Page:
You are not permitted to download, save or email this image. Visit image gallery to purchase the image.
A sensor that communicated via the internet when a pest trap had been tripped was on display at an event where 19 organisations signed up to the Predator Free Dunedin memorandum of understanding at Orokonui Ecosanctuary.
Predator Free Dunedin links the Otago Peninsula Biodiversity Group’s Pest Free Peninsula project and the Landscape Connection Trust’s Halo project with the work of other Dunedin groups involved in predator management.
The signatories were Kati Huirapa Runaka ki Puketeraki, Te Runanga o Otakou, the Otago Chamber of Commerce, Landcare Research, University of Otago, Dunedin City Council, Otago Regional Council, Department of Conservation, Otago Polytechnic, Ospri and 10 charitable community organisations.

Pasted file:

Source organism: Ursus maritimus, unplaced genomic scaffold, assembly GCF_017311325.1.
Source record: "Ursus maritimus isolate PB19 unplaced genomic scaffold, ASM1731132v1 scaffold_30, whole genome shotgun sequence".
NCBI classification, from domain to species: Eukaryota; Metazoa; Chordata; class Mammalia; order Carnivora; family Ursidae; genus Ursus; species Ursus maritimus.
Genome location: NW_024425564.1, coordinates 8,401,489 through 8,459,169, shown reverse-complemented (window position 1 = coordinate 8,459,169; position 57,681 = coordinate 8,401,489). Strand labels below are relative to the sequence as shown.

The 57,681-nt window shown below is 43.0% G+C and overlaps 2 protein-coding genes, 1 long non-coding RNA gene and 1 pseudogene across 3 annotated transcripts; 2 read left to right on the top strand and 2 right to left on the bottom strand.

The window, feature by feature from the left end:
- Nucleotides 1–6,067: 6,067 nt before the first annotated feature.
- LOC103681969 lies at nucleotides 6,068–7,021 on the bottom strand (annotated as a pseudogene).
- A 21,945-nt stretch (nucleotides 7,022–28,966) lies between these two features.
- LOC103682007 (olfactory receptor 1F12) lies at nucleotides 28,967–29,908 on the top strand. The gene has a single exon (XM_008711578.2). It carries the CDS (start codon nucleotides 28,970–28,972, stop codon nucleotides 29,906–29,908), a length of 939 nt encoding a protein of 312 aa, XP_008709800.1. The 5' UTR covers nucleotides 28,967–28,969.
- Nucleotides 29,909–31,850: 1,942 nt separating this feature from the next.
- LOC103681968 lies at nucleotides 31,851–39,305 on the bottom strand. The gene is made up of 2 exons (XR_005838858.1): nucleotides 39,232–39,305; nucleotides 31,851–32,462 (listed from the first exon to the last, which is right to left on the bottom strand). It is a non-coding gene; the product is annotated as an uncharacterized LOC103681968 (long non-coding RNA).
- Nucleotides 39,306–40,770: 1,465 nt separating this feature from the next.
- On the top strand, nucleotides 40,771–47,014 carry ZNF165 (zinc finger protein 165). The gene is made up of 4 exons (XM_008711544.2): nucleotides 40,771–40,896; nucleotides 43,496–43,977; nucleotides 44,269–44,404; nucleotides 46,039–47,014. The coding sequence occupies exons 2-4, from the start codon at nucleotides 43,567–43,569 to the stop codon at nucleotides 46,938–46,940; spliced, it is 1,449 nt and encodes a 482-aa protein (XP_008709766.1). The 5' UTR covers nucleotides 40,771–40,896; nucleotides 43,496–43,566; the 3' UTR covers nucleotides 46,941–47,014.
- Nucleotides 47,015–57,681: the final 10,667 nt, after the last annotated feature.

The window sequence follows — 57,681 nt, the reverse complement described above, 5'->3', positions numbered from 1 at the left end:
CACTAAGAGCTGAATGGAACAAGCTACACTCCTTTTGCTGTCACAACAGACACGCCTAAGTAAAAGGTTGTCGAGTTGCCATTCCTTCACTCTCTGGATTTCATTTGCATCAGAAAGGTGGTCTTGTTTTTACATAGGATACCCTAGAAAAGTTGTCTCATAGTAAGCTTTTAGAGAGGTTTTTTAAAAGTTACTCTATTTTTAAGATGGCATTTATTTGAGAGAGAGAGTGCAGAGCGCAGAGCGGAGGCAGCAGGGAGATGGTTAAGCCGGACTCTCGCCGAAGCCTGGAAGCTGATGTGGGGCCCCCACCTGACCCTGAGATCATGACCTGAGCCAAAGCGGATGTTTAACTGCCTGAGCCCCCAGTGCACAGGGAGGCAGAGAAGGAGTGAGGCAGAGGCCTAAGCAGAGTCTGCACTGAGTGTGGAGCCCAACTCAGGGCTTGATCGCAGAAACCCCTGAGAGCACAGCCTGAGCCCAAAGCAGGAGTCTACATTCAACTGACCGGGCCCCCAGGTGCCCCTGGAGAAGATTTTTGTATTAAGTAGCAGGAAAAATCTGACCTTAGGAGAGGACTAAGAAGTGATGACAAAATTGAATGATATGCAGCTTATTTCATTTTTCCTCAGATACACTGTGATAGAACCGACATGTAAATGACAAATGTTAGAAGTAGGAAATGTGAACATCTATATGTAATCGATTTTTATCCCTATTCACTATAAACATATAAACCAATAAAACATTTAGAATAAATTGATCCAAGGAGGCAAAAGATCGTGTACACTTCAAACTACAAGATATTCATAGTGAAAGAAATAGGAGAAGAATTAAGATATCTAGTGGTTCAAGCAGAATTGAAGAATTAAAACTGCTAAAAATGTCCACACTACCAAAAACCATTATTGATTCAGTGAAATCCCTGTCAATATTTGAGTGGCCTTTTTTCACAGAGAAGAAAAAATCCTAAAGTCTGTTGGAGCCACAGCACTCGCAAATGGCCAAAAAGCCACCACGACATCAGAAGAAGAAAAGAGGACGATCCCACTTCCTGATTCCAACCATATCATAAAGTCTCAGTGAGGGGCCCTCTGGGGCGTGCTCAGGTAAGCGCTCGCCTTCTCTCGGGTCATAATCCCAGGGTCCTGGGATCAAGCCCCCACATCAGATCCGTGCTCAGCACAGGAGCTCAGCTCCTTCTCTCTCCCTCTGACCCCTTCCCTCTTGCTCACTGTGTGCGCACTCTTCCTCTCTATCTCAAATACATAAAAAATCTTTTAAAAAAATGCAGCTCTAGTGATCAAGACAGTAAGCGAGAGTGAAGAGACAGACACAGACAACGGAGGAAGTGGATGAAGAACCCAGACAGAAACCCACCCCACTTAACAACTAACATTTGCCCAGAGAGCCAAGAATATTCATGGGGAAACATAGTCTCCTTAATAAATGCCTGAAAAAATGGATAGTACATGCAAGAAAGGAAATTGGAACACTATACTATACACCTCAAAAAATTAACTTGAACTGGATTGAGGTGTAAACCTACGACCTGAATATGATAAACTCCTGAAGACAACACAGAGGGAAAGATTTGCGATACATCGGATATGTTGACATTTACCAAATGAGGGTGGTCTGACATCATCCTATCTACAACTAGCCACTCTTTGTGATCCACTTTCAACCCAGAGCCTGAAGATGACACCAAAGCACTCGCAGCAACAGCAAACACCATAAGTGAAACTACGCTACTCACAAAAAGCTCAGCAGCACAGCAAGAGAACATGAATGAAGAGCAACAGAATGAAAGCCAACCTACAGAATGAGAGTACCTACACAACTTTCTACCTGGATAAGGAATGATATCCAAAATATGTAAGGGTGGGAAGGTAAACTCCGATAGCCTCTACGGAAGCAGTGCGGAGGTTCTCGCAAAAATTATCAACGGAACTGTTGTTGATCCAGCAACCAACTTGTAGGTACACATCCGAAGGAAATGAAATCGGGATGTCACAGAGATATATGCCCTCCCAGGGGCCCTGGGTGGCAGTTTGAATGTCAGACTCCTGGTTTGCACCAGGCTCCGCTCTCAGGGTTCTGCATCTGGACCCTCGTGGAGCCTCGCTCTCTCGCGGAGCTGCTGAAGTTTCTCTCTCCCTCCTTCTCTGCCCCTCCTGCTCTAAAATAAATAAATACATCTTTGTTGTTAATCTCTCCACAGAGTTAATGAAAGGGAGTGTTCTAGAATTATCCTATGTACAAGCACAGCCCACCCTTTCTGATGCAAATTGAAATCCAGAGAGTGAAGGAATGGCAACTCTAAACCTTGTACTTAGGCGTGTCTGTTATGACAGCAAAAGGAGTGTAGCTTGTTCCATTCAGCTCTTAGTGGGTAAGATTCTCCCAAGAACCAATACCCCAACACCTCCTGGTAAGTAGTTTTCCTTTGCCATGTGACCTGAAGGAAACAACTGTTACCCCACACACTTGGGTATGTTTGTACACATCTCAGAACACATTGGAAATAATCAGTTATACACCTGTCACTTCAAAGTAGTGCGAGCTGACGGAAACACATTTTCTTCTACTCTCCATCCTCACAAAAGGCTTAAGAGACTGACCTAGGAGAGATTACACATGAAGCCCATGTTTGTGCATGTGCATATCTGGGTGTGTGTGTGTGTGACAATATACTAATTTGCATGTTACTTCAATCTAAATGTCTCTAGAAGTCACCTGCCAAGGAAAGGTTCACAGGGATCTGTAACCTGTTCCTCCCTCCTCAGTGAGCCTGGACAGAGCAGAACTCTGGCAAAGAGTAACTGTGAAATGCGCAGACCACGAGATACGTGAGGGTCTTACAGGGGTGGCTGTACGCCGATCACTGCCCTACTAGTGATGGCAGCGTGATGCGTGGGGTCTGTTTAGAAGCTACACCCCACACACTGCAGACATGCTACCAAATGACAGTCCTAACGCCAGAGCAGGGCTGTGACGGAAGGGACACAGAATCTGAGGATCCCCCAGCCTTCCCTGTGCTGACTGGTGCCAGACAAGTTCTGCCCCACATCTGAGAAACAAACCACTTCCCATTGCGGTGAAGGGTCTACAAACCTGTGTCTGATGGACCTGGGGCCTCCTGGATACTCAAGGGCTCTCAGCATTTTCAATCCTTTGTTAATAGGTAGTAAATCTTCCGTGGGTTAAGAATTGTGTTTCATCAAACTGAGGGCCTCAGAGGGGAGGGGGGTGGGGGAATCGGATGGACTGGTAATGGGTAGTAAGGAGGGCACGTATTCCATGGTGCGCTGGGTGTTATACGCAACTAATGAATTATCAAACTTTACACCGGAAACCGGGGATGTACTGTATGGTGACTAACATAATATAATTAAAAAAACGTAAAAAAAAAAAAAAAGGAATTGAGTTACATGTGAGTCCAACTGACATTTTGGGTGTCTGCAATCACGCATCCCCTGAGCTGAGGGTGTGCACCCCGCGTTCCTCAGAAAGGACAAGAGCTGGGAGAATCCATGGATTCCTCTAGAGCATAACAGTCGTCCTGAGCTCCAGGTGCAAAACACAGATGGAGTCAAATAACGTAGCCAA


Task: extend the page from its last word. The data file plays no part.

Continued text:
Conservation Minister Maggie Barry and Prime Minister Bill English were on hand for the signing of the memorandum, which aims to create a haven for wildlife in the wider Dunedin area.
Under the memorandum, the parties agree to work co-operatively to develop a city-wide management plan that aligns with the Government’s Predator Free 2050 target.
It will build on existing Dunedin projects and incorporate research, education and operational objectives.
Tussock Innovation’s Jesse Teat and Mark Butler have been working with the Halo project, which works to protect the area beyond Orokonui Ecosanctuary, to develop the trap sensor. Mr Teat said his company had developed the sensor, which enabled people to quickly reset the traps, with help from a GigCity grant.
Halo Project manager Rhys Millar said the sensors would also allow data to be gathered on what pests were common in what area, and provide motivation for community volunteers, who would be able to see the outcome of their work.